Useful Undocumented DBCC Commands Hi. This is Paul Randal from SQLskills. com, and I'm recording this course for Pluralsight. This is the SQL Server: Advanced Corruption Recovery Techniques course, and you're watching Module 3: Useful Undocumented DBCC Commands. Introduction. Apart from the 30 or so DBCC commands that are documented in Books Online, there are well over 100 undocumented DBCC commands as well. Most of the undocumented DBCC commands are only actually useful for the test teams in the SQL Server Product Group at Microsoft, but some of them are really, really valuable when we're dealing with database corruption and we want to look at database structures, pages, and so on. In this module we're going to talk about DBCC IND, DBCC PAGE, DBCC DBINFO, DBCC DBTABLE, and DBCC WRITEPAGE.
Dealing With Transaction Log Problems Hi. This is Paul Randal from SQLskills. com, and I'm recording this course for Pluralsight. This is the SQL Server: Advanced Corruption Recovery Techniques course, and you're watching Module 4: Dealing with Transaction Log Problems. Introduction. One of the modules in the more basic class talks about the causes of database corruption, and the most common cause of database corruption is the I/O subsystem going wrong in some way. Now, transaction logs are files just like data files, and so I/O subsystem caused corruption can hit a transaction log just like it can hit data files. There are a variety of different things that could be wrong with transaction logs, and so the way you recover from a damaged transaction log depends on a few things like the state of the database and whether it's attached or not. In this module then we're going to talk about transaction log problems, and we're going to cover how you can recover from a damaged or missing transaction log, how to use the EMERGENCY mode to access a database where recovery couldn't run properly, how to use EMERGENCY-mode repair, and how to reattach a detached database that's in the SUSPECT mode and fails a regular attach.
Advanced Restore Techniques Hi. This is Paul Randal from SQLskills. com, and I'm recording this course for Pluralsight. This is the SQL Server: Advanced Corruption Recovery Techniques course, and you're watching Module 5: Advanced Restore Techniques. Introduction. I'm sure that most of you out there that are watching this course have done simple things using database restores restoring a database to a particular point in time using WITH NORECOVERY, maybe using WITH STANDBY, but there are a bunch of extra things you can do, more advanced options to restore particular parts of a database, to be able to restore to a particular transaction point, and also restoring system databases. Now, before we get into these, remember that to be able to restore you have to actually have backups, and those backups need to be valid to avoid having data loss. So, you have to make sure that you have a good backup strategy, and you also have to make sure you have a good backup testing strategy, things that I talked about in the restore module in the more basic course. In this module we're going to cover doing tail-of-the-log backups when the original server is not available using a hack-attach method, doing page restores, partial restores, and piecemeal restores, examining log and log backup contents and being able to restore to a particular log sequence number, and restoring system databases.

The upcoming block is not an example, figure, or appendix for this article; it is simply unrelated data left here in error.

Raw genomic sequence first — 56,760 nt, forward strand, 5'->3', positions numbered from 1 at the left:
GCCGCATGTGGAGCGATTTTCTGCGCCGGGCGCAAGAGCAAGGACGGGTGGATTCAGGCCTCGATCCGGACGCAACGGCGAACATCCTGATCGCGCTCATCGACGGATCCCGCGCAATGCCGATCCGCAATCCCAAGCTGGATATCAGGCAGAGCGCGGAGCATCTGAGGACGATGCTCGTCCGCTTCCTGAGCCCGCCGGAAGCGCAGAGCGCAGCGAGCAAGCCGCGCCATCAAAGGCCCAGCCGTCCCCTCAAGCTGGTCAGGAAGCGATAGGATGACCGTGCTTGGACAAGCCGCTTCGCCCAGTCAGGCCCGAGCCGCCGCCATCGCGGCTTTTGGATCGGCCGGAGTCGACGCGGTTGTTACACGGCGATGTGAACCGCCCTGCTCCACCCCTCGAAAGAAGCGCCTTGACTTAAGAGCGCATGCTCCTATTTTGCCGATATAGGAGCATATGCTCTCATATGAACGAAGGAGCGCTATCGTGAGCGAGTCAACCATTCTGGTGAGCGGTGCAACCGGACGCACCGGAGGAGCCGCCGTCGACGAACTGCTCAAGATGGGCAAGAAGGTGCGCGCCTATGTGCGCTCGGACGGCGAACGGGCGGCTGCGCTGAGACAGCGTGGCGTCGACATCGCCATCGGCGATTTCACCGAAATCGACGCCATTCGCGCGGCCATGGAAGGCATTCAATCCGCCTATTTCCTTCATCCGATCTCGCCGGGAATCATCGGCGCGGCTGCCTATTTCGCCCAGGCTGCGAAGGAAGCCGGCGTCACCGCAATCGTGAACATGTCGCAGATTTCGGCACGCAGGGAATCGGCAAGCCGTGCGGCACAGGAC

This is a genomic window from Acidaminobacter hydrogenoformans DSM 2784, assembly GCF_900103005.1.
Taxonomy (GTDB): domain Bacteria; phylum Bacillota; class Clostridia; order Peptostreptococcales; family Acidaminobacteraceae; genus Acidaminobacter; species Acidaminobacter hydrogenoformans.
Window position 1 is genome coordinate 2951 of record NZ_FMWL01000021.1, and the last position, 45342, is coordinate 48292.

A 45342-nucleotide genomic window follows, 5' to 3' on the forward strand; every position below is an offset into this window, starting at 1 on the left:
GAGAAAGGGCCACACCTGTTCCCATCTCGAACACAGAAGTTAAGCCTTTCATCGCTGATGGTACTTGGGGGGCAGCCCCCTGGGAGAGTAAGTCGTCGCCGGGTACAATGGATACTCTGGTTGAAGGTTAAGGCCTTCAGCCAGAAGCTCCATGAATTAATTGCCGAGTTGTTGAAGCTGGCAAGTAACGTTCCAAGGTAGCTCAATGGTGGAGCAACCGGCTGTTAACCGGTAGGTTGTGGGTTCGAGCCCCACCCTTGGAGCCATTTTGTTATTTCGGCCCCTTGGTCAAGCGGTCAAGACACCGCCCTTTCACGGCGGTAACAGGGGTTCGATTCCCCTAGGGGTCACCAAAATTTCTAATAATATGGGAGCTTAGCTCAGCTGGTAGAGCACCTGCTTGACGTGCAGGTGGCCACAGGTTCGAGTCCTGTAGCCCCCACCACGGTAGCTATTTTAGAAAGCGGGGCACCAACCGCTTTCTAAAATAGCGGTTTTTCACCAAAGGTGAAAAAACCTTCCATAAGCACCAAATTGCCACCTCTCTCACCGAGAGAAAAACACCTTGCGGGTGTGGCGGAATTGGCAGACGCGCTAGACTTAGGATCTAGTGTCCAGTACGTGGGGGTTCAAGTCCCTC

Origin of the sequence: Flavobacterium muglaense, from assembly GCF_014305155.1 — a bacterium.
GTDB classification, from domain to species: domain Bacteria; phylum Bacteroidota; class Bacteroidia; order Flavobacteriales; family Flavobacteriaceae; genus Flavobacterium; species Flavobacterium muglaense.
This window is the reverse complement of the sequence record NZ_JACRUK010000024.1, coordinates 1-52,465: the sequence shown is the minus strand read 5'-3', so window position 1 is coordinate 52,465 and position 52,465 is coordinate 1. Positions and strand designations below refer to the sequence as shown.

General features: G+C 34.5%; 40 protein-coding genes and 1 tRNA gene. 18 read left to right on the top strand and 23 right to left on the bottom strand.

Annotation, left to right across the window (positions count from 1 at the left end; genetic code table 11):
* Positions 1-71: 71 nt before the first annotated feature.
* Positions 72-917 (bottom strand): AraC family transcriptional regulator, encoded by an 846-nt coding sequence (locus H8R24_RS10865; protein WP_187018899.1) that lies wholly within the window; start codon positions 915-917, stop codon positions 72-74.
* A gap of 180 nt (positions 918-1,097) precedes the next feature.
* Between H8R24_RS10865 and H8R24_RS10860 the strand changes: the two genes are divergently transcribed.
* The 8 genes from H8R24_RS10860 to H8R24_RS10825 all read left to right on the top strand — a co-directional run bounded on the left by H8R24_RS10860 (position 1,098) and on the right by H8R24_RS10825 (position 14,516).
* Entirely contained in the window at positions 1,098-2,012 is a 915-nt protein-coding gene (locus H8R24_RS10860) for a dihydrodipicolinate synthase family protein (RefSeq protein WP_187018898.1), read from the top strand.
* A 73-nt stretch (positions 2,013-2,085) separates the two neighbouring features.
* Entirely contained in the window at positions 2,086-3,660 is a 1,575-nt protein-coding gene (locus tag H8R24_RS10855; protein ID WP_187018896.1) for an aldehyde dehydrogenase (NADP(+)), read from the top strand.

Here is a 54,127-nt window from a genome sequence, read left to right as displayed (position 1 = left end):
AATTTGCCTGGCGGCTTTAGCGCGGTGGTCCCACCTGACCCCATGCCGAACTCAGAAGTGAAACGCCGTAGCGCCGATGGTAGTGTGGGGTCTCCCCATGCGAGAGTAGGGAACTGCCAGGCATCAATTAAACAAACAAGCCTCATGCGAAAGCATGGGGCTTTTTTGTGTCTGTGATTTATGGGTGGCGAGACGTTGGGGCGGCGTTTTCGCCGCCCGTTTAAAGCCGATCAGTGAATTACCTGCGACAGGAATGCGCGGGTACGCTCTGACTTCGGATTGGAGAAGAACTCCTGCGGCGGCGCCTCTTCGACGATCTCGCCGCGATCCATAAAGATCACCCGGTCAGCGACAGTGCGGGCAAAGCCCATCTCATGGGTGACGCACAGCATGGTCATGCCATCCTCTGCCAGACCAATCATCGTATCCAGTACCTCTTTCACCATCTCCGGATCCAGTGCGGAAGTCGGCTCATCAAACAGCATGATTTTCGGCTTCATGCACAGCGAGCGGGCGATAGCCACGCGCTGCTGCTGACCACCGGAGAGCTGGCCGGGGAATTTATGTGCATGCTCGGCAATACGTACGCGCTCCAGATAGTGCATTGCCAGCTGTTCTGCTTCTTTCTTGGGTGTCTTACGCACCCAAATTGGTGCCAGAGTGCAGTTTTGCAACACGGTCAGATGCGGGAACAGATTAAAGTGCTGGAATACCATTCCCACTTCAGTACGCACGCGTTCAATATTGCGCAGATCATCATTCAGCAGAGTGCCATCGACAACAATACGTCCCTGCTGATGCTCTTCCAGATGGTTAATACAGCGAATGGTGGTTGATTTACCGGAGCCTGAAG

Advanced Repair Techniques Hi. This is Paul Randal from SQLskills. com, and I'm recording this course for Pluralsight. This is the SQL Server: Advanced Corruption Recovery Techniques course, and this is Module 6: Advanced Repair Techniques. Introduction. The most advanced techniques that you're going to use for affecting any kind of disaster recovery involve manually editing databases, either manually editing the system tables themselves or manually changing page structures themselves using DBCC WRITEPAGE. All of these techniques that I'm going to show you are very challenging, but as a last ditch effort it could end up saving your business or your job. So, in this module we're going to cover system table corruption and what you can do about it, circumstances when you definitely don't want to run repair because it's likely to make things worse, how you can reconstruct deleted data using nonclustered indexes, and manually editing data files.